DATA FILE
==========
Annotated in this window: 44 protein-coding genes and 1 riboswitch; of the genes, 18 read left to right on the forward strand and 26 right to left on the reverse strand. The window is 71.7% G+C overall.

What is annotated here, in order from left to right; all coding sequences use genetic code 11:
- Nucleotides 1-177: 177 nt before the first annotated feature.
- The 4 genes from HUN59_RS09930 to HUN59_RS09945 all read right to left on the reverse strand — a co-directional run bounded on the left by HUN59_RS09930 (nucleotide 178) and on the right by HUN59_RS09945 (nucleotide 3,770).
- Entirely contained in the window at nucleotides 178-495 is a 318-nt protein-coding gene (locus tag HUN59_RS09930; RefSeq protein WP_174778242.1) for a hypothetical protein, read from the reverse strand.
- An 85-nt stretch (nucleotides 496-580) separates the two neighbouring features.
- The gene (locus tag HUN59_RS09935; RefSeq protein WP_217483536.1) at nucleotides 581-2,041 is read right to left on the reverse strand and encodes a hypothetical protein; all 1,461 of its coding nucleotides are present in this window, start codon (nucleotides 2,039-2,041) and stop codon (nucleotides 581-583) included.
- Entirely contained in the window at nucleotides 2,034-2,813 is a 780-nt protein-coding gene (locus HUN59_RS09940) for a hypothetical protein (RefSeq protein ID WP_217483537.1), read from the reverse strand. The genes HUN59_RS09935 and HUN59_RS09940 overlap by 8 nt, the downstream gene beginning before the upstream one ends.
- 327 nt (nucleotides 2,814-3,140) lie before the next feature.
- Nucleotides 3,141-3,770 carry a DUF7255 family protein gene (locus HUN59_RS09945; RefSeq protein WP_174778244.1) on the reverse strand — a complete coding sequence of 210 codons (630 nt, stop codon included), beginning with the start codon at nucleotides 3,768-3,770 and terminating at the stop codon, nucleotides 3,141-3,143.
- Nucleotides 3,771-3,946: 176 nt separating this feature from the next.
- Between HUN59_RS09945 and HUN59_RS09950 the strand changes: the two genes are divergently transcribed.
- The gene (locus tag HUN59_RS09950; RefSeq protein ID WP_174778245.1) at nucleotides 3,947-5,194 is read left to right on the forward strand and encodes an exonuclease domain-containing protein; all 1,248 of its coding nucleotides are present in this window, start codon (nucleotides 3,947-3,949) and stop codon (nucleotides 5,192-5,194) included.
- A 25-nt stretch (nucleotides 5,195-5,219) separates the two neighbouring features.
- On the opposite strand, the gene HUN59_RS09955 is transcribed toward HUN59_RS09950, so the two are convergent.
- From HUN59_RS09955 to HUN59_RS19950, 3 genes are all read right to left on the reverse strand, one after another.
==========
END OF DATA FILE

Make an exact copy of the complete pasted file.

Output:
Annotated in this window: 44 protein-coding genes and 1 riboswitch; of the genes, 18 read left to right on the forward strand and 26 right to left on the reverse strand. The window is 71.7% G+C overall.

What is annotated here, in order from left to right; all coding sequences use genetic code 11:
- Nucleotides 1-177: 177 nt before the first annotated feature.
- The 4 genes from HUN59_RS09930 to HUN59_RS09945 all read right to left on the reverse strand — a co-directional run bounded on the left by HUN59_RS09930 (nucleotide 178) and on the right by HUN59_RS09945 (nucleotide 3,770).
- Entirely contained in the window at nucleotides 178-495 is a 318-nt protein-coding gene (locus tag HUN59_RS09930; RefSeq protein WP_174778242.1) for a hypothetical protein, read from the reverse strand.
- An 85-nt stretch (nucleotides 496-580) separates the two neighbouring features.
- The gene (locus tag HUN59_RS09935; RefSeq protein WP_217483536.1) at nucleotides 581-2,041 is read right to left on the reverse strand and encodes a hypothetical protein; all 1,461 of its coding nucleotides are present in this window, start codon (nucleotides 2,039-2,041) and stop codon (nucleotides 581-583) included.
- Entirely contained in the window at nucleotides 2,034-2,813 is a 780-nt protein-coding gene (locus HUN59_RS09940) for a hypothetical protein (RefSeq protein ID WP_217483537.1), read from the reverse strand. The genes HUN59_RS09935 and HUN59_RS09940 overlap by 8 nt, the downstream gene beginning before the upstream one ends.
- 327 nt (nucleotides 2,814-3,140) lie before the next feature.
- Nucleotides 3,141-3,770 carry a DUF7255 family protein gene (locus HUN59_RS09945; RefSeq protein WP_174778244.1) on the reverse strand — a complete coding sequence of 210 codons (630 nt, stop codon included), beginning with the start codon at nucleotides 3,768-3,770 and terminating at the stop codon, nucleotides 3,141-3,143.
- Nucleotides 3,771-3,946: 176 nt separating this feature from the next.
- Between HUN59_RS09945 and HUN59_RS09950 the strand changes: the two genes are divergently transcribed.
- The gene (locus tag HUN59_RS09950; RefSeq protein ID WP_174778245.1) at nucleotides 3,947-5,194 is read left to right on the forward strand and encodes an exonuclease domain-containing protein; all 1,248 of its coding nucleotides are present in this window, start codon (nucleotides 3,947-3,949) and stop codon (nucleotides 5,192-5,194) included.
- A 25-nt stretch (nucleotides 5,195-5,219) separates the two neighbouring features.
- On the opposite strand, the gene HUN59_RS09955 is transcribed toward HUN59_RS09950, so the two are convergent.
- From HUN59_RS09955 to HUN59_RS19950, 3 genes are all read right to left on the reverse strand, one after another.